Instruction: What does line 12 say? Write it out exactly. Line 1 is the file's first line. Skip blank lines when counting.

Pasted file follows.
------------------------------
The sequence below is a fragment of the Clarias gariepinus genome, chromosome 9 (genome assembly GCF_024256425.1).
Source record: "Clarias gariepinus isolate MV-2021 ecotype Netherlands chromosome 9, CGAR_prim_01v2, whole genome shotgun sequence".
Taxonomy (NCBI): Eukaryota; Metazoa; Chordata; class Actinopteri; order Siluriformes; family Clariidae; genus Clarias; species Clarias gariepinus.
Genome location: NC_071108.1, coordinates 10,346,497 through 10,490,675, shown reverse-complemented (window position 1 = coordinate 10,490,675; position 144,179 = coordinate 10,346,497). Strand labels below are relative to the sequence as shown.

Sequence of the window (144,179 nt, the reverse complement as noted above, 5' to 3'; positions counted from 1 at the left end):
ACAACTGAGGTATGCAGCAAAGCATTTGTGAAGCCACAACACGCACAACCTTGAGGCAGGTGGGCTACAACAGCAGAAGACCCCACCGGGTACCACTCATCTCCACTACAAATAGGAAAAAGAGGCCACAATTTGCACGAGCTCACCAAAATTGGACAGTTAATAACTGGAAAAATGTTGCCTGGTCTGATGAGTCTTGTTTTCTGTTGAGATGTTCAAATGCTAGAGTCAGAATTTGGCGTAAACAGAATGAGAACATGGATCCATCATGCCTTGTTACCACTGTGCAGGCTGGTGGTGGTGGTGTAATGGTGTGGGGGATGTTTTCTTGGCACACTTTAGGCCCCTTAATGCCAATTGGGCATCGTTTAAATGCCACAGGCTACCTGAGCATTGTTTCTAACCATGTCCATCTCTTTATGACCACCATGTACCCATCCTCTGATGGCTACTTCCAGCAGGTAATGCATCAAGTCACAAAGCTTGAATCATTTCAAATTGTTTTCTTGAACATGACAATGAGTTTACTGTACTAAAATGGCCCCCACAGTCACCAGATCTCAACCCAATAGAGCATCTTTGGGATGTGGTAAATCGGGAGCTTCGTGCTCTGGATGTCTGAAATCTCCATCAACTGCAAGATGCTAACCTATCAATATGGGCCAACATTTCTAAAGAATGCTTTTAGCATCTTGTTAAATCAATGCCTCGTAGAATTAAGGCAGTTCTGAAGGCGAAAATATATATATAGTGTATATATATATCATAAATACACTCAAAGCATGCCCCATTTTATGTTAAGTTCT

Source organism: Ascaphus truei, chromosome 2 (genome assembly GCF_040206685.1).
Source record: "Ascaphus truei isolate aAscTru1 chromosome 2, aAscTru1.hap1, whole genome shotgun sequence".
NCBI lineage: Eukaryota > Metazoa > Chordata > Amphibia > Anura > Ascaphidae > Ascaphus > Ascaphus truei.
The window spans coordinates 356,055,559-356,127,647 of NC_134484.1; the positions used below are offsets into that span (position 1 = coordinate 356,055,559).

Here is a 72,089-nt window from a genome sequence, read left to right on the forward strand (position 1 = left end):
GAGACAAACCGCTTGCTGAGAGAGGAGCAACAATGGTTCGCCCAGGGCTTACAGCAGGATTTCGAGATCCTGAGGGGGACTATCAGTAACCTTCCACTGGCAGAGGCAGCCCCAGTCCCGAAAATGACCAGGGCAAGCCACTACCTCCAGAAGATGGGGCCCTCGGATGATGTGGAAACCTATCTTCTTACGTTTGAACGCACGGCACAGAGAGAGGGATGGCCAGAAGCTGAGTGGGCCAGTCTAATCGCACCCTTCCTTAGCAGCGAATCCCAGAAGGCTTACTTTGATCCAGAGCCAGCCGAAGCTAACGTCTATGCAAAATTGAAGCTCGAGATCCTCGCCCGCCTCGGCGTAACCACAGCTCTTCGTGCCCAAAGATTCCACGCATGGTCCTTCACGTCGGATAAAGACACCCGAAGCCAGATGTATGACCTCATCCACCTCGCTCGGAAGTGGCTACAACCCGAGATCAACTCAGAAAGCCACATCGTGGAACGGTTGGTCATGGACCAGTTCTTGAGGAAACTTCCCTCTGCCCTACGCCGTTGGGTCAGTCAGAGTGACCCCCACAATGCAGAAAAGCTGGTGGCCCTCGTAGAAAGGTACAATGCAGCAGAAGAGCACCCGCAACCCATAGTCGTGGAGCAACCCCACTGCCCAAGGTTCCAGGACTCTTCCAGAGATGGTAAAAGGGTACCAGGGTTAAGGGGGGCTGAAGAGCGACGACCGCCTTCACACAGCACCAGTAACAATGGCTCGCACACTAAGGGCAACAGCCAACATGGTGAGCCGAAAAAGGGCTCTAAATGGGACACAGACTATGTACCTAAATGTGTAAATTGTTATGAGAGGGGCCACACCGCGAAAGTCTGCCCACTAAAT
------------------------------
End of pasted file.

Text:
GAGACAAACCGCTTGCTGAGAGAGGAGCAACAATGGTTCGCCCAGGGCTTACAGCAGGATTTCGAGATCCTGAGGGGGACTATCAGTAACCTTCCACTGGCAGAGGCAGCCCCAGTCCCGAAAATGACCAGGGCAAGCCACTACCTCCAGAAGATGGGGCCCTCGGATGATGTGGAAACCTATCTTCTTACGTTTGAACGCACGGCACAGAGAGAGGGATGGCCAGAAGCTGAGTGGGCCAGTCTAATCGCACCCTTCCTTAGCAGCGAATCCCAGAAGGCTTACTTTGATCCAGAGCCAGCCGAAGCTAACGTCTATGCAAAATTGAAGCTCGAGATCCTCGCCCGCCTCGGCGTAACCACAGCTCTTCGTGCCCAAAGATTCCACGCATGGTCCTTCACGTCGGATAAAGACACCCGAAGCCAGATGTATGACCTCATCCACCTCGCTCGGAAGTGGCTACAACCCGAGATCAACTCAGAAAGCCACATCGTGGAACGGTTGGTCATGGACCAGTTCTTGAGGAAACTTCCCTCTGCCCTACGCCGTTGGGTCAGTCAGAGTGACCCCCACAATGCAGAAAAGCTGGTGGCCCTCGTAGAAAGGTACAATGCAGCAGAAGAGCACCCGCAACCCATAGTCGTGGAGCAACCCCACTGCCCAAGGTTCCAGGACTCTTCCAGAGATGGTAAAAGGGTACCAGGGTTAAGGGGGGCTGAAGAGCGACGACCGCCTTCACACAGCACCAGTAACAATGGCTCGCACACTAAGGGCAACAGCCAACATGGTGAGCCGAAAAAGGGCTCTAAATGGGACACAGACTATGTACCTAAATGTGTAAATTGTTATGAGAGGGGCCACACCGCGAAAGTCTGCCCACTAAAT